Sunday June 4, 2017
Man I sure seem to sleep well in in a tent with a warm sleepingbag.
Of course, all of the fresh air that I am getting probably has something to do with that, but that’s beside the point.
Before I go any further – theshnizzle’s name shall be Lorie henceforth (more about Lorie -aka- thesnizzle in another post).
Lorie and I broke camp in Lake Louise at 0800 and rode our bikes over to the Trailhead Cafe where we had a quick coffee-and-a-muffin breakfast.
Our loose plan for the day was to ride up towards Jasper on the Icefields Parkway, aiming to end the day around Prince George, or thereabouts.
And that is precisely what we did. After breakfast we walked around the tourist-trap strip mall, purchasing a couple of Lake Louise stickers before hitting the road.
We wanted to hit Jasper for our next stop, and make a decision as to the final stop for the day at that point.
It’s about an hour’s ride from Lake Louise to Saskatchewan River Crossing on the Icefields Parkway, but it took us considerably longer to get there then that.
The scenery was jaw-dropping and awe-inspiring. It is impossible to describe this scenery in a way that could possibly do it justice. If you haven’t already traveled the Icefields Parkway – put it on your bucket list.
We stopped almost every 10 minutes for more pictures.
Thankfully, once arriving at Saskatchewan River Crossing I determined that I did not need to buy any overpriced fuel (in 2012, riding my cruiser with a range of 200kms, I was not so fortunate. The price then was $1.79/L) – Big Ethel had more than enough in her tank to make it to Jasper, which is where we stopped some 3 hours later for coffees and lunch.
Jasper is a very eclectic, almost hippie-born town, but it is also a very expensive town. So maybe the populace are really rich hippies, hahaha. And thinking about it as I write this, I bet that is not far from the truth. The property values are high, the postal code is expensive. And most who purchase a home or a cottage there do not necessarily work there.
They play there.
Back to the ride. . .
Lake Louise to Jasper is only 232 kilometers. It took us almost 5 hours to do it.
It cannot be helped, I assure you.
It is far too beautiful to rush, and I guess it was almost as though I was hoping with each photo that I took that I was going to be able to take a little piece of this place with me. Of course I am aware that I will be left with nothing more tangible than the memories, and I guess the pictures make the memories more vivd as time passes . . . yet I believe that in truth the photos will only serve to call me back to these mountains once again.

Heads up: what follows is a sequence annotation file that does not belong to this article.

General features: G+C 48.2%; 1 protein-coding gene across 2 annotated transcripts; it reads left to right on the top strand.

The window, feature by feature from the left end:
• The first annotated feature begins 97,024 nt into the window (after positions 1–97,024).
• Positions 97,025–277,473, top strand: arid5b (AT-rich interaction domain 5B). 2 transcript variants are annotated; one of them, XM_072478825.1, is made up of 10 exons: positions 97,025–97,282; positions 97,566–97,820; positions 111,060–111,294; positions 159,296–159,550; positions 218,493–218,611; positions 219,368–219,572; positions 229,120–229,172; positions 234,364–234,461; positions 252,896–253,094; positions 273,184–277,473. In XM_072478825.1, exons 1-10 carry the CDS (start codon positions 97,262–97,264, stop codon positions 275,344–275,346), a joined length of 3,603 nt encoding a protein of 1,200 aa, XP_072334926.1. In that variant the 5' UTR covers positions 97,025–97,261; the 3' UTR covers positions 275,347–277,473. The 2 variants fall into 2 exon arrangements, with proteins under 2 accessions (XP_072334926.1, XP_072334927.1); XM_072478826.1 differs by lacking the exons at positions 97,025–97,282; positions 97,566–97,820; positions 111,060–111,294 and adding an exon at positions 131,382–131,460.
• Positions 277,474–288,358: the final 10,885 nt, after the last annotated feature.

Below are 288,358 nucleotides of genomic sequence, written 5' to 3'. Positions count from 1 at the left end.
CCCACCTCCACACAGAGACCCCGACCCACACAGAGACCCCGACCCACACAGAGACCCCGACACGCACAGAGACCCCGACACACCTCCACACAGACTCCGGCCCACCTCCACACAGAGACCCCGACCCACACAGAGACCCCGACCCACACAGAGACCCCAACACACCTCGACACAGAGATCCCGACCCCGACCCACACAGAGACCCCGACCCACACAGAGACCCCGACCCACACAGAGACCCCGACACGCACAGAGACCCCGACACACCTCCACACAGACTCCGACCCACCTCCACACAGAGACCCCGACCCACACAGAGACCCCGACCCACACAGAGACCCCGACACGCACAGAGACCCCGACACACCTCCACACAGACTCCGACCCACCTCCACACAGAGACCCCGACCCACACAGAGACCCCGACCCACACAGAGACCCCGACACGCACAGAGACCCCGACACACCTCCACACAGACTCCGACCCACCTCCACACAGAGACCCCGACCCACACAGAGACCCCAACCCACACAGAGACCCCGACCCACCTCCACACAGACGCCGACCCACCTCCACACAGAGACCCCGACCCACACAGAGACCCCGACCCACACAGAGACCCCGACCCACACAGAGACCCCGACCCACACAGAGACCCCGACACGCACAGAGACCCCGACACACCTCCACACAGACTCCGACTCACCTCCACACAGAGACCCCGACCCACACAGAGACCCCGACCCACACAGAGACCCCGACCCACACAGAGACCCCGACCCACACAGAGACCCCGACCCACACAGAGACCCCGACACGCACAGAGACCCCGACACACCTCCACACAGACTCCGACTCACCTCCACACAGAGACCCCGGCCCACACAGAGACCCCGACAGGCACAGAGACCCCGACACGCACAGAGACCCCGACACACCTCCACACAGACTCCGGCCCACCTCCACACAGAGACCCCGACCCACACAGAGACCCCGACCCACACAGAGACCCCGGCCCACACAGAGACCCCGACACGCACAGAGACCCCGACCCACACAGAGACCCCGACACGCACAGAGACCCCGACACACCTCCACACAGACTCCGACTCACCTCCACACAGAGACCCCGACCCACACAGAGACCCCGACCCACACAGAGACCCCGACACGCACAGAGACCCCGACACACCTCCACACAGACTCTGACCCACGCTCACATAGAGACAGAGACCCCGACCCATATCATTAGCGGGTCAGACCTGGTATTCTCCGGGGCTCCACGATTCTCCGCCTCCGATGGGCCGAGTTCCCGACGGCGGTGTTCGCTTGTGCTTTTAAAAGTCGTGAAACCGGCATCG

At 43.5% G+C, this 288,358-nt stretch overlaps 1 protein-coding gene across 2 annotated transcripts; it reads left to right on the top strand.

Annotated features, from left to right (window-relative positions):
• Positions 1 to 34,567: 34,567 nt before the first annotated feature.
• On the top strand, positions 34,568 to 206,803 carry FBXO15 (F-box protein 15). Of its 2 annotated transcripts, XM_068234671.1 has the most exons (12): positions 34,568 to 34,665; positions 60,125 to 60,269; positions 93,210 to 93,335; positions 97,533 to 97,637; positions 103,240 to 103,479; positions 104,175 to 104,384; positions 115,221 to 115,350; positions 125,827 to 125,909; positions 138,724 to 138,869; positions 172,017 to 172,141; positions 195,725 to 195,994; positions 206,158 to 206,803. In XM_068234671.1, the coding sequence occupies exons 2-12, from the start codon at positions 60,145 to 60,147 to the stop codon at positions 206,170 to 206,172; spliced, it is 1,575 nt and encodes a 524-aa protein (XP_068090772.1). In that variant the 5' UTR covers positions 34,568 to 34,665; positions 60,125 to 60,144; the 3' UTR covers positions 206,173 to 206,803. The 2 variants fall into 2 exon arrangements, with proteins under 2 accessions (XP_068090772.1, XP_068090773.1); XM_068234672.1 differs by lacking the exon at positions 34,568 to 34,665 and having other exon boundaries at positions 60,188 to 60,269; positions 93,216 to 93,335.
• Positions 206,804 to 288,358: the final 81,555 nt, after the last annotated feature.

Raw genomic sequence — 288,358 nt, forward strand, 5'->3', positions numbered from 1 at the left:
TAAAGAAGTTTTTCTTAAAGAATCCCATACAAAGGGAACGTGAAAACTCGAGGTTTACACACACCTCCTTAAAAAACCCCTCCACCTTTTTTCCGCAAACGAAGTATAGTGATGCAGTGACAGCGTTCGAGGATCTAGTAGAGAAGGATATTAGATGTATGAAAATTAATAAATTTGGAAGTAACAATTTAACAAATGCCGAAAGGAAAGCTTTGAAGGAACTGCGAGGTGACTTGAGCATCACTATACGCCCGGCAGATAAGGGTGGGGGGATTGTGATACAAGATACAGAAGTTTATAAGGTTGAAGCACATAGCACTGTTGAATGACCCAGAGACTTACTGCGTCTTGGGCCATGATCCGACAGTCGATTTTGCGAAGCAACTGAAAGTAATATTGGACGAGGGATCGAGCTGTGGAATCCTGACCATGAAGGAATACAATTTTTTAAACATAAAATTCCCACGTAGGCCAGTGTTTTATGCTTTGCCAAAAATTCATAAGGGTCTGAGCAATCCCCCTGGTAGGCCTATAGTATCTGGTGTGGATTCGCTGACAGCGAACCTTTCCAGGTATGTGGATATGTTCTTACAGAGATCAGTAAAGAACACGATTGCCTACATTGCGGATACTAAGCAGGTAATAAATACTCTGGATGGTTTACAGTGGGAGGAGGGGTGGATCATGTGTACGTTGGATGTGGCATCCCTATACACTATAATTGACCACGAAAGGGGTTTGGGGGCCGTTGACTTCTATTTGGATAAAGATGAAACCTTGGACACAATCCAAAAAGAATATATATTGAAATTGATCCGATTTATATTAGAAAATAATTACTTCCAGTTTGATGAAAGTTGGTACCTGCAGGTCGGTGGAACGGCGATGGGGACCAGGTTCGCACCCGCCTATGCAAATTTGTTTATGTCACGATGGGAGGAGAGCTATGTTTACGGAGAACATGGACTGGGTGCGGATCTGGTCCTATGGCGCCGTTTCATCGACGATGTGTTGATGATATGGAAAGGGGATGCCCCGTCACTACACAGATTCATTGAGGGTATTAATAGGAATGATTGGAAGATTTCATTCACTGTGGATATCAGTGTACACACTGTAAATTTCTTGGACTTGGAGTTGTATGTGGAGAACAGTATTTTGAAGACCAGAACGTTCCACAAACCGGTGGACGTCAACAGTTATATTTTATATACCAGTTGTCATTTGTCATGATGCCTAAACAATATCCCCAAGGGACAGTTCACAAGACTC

I could very, very easily call here, home.
After a re-charge in Jasper we continued west on highway 16 – the Yellowhead Highway – and we didn’t get 50 kilometers before stopping to take pictures of 2 grizzly bears up on the side of a mountain just above the highway.
What an incredible sight.
Continuing on our journey, we rode all the way to Prince George, stopping at Mt. Robson along the way to have a break. We chatted with several other riders heading to various destinations – most of them to Alaska, and swapped stories of wildlife, camping and favorite scenes.
We also stopped to take pictures of this fella – a black bear enjoying a meal of wild flowers alongside the highway.
We arrived in Prince George road-weary and ready to call it a night, and I chose the Travelodge as I wanted to do some laundry, sleep in a bed, and take advantage of the business center so that I could do some more writing and transfer some more photos.
Lorie did not argue.
After all, this was our first hotel since Ontario, and I felt like we deserved it.
Yes, we slept well.
Up Next: Meet theshnizzle
so proud of you my friend!
Thank you Regis. Your tales of traveling Peru inspired me my friend, and as a well heeled traveler I know that you understand completely all of the emotions that a trip like this brings forth.
Your photos are spectacular! I loved riding through Jasper National Park and the IceFields when on the Big Ride. Simply amazing!!
Than you Bonnie. The entire area is beyond photogenic!
Nice one Joe, really enjoyed it and your photos are incredible!
Hey thank you michnus – I really appreciate that, and I’m happy that you are along for the ride.
Wonderful pictures, Joe, of an area I had not seen when I was out there.
Is that the result of clear cutting on the Jasper River Crossing picture?
Hi Sandy, thank you for your kind comments on my photos.
As far as the clear-cutting question, what you see in the picture is the result of a forest fire. Every day I see hundreds of acres of forest that was decimated by fire, with new growth coming up as the forest rejuvenates itself. It’s quite remarkable.
When I lived in Thunder Bay we had a bad fire season. You could smell the smoke in the air, and everything got coated in a fine layer of ash.
It’s really something to see as you ride through an area that had burned in recent years. Even though the undergrowth tells you it may have been 3 or 5 years, if I raise my visor I swear I can al it’s smell the smoke, almost like a lizard-brain memory.
check for wild blueberries, if they grow in that area. They love fire burned areas and there is nothing that tastes better, when out in the wild.
I will keep that idea in mind Sandy – and I’ll check the bushes for snacking bears too, haha
Joe, you are doing a great job of capturing the Rockies and their jaw dropping stature. I try not to let more than 2 years go by without visiting the Rockies…restores the soul.
Thank you sir – I am trying to convey that which is almost beyond words. It can be a challenge!